Relationship Management – The Real Estate Market Continues Down the Road to Normal
Housing Trend– After posting strong gains in 2013, the housing market seemed to have lost steam during the first half of 2014. Experts are predicting that the same drivers that have stalled growth in the first half of this year will continue to be a drag on the housing and real estate markets during the second half of this year. Consider the following key facts that are having an impact on the real estate market:
Fed Projections – The Fed Reserve’s Federal Open Market Committee has indicated that the real estate recovery’s lost traction is due to low household formation and residential construction numbers. The report also states that residential investment is still 45% below its pre-recession peak.
Income – “Below average growth in median household income, labor force participation, bank lending and household formation will continue to be problems during the second half of this year”. – Nela Richardson, chief economist for Redfin.
First-Time Home Buyers– According to the National Association of Realtors, first time home buyers now comprise a relative low percentage of sales, as more and more young people continue to live with their parents or move into rental properties. “The lack of buying activity among people under 34 is entirely due to demographic changes, as this group is marrying and having children later.” – Jed Kolko, chief economist at Trulia.com.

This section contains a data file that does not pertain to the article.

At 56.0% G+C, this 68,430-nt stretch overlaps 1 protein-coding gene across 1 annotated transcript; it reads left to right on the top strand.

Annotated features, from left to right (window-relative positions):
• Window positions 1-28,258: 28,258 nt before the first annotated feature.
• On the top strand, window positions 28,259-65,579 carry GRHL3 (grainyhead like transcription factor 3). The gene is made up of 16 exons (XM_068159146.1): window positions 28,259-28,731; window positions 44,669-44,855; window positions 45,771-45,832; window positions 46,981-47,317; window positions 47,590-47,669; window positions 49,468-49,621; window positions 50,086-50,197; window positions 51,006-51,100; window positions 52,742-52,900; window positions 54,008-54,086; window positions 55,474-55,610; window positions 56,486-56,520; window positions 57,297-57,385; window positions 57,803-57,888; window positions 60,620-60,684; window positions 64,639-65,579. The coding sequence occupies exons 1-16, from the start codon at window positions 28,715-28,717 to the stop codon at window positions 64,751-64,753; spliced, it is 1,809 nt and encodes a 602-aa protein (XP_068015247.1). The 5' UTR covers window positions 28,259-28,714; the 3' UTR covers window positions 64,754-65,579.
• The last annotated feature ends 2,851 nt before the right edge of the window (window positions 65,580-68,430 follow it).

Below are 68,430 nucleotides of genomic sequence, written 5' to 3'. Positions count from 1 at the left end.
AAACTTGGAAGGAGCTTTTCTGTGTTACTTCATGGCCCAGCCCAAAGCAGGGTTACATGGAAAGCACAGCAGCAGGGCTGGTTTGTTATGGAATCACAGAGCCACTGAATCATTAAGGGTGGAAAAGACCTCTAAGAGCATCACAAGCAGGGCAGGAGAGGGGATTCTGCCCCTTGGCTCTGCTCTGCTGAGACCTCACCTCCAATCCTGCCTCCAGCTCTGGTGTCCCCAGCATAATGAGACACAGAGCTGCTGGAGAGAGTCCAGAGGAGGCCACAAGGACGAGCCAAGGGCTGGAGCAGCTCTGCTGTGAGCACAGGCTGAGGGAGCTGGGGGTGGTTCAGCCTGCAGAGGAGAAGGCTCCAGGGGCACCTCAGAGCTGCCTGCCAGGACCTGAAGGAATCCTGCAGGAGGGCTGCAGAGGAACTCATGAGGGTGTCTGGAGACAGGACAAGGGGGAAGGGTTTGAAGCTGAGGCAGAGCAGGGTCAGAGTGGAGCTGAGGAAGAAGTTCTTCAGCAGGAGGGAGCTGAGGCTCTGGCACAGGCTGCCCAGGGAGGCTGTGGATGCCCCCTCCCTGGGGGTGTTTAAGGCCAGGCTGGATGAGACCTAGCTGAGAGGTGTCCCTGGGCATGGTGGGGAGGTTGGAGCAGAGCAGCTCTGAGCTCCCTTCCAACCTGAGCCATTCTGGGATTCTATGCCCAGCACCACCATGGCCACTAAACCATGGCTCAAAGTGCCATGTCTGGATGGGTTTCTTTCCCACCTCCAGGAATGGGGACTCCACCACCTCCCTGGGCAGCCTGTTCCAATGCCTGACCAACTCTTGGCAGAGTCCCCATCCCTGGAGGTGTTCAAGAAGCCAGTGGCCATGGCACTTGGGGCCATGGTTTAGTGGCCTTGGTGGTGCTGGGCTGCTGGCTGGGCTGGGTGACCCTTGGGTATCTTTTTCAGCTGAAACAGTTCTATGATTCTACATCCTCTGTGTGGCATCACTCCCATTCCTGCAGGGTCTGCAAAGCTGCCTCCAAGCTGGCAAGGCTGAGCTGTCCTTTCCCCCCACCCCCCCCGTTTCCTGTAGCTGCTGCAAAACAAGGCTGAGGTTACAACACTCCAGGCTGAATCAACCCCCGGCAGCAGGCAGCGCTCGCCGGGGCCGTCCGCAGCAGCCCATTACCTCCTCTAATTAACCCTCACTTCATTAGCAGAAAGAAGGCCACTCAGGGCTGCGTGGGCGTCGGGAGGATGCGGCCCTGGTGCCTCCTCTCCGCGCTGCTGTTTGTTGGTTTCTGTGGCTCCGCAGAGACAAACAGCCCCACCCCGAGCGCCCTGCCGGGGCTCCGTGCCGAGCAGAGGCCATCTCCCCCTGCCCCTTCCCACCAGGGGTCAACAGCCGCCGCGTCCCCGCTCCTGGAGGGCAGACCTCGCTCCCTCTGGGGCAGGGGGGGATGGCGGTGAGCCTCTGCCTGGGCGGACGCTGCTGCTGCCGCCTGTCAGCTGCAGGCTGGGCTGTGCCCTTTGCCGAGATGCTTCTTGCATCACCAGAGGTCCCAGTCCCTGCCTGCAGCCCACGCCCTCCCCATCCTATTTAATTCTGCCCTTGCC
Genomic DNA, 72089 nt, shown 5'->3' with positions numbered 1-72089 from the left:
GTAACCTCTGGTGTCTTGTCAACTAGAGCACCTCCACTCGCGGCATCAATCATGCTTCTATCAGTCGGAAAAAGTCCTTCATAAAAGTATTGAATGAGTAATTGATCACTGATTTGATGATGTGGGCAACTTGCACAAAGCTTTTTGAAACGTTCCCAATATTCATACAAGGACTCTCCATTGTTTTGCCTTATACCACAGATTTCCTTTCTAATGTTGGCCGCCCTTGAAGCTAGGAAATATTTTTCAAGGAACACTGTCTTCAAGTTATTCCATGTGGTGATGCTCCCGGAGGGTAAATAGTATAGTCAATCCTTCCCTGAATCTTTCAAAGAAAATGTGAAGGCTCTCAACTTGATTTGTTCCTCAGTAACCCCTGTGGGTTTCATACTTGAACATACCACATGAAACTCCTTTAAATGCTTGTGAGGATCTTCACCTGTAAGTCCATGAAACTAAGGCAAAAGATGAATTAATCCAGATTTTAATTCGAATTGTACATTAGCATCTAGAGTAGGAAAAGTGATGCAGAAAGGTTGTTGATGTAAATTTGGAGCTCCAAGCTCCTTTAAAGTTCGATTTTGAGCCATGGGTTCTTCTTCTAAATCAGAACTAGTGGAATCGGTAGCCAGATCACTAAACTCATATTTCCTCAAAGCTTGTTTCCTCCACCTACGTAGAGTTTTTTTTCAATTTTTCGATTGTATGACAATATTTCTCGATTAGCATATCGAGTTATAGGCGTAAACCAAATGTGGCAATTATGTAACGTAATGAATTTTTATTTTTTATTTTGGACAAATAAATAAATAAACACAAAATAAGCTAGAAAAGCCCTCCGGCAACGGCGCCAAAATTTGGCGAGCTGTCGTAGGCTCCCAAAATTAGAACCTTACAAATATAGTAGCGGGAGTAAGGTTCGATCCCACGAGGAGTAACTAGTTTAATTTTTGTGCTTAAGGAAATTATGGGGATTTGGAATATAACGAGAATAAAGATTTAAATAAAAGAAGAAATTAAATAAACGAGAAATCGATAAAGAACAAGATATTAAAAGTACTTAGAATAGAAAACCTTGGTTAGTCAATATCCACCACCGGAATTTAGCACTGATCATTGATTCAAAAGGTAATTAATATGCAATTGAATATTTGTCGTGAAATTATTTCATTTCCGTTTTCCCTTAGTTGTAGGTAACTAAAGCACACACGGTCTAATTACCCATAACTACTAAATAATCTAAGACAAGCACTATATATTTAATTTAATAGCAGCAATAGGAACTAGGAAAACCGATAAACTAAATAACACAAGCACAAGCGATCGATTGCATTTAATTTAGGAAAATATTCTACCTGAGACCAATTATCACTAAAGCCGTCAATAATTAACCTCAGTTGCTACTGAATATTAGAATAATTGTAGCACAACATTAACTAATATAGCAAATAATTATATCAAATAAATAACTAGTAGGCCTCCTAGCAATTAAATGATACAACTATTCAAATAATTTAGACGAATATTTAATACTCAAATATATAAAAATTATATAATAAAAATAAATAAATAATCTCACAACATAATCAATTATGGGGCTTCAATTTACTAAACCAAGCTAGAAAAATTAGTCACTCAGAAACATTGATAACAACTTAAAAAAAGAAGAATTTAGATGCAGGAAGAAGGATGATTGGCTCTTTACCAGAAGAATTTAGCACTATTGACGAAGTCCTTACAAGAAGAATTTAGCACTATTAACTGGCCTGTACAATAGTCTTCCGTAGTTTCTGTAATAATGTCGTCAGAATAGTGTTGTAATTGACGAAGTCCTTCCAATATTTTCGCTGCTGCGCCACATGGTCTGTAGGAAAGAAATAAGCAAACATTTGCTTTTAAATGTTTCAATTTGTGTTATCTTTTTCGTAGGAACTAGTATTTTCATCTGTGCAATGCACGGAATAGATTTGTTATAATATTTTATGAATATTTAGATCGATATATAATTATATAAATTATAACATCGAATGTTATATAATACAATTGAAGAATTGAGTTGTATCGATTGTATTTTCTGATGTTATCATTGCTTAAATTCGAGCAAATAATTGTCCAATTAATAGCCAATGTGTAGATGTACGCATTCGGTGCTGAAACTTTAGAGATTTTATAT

Foreclosures– “The foreclosure crisis is ending. Fewer home sales involve distressed properties, which has led to fewer investor sales and a leveling off of prices because there are fewer bargains left. Foreclosures typically sell at a discount of 20%. Last year distressed home sales accounted for 15% of all sales, while this year the percentage has dropped to 11%.” (foreclosures – 8% and short sales – 3%) – Lawrence Yun, chief economist at NAR (National Association of Realtors). Foreclosure activity in June was at its lowest level since August of 2006 – RealtyTrac.
Prices– Prices continue to rise, but at a slower pace. “Through June 30th, prices are up just 9% year-over year.” – Michael Simonsen, CEO of Altos Research. “Prices are expected to be up about 5% by the end of this calendar year, (compared to last year’s 11.5%)” – Stan Humphries, chief economist at Zillow, Mark Fleming, chief economist at Corelogic.
Supply – The supply of homes increased 2.2% in June to 2.3 million existing homes for sale. That’s a current inventory level of a 5.5 month’s supply of homes for sale, compared to 4.9 months in January, according to NAR statistics. The additional inventory improves the selection of homes available for buyers, which could lead to more sales.
Sales – Existing home sales increased in June to an annual pace of 5.04 million homes, the highest level since October 2013. The increase was 2.3% below the 5.16 million homes sold a year ago.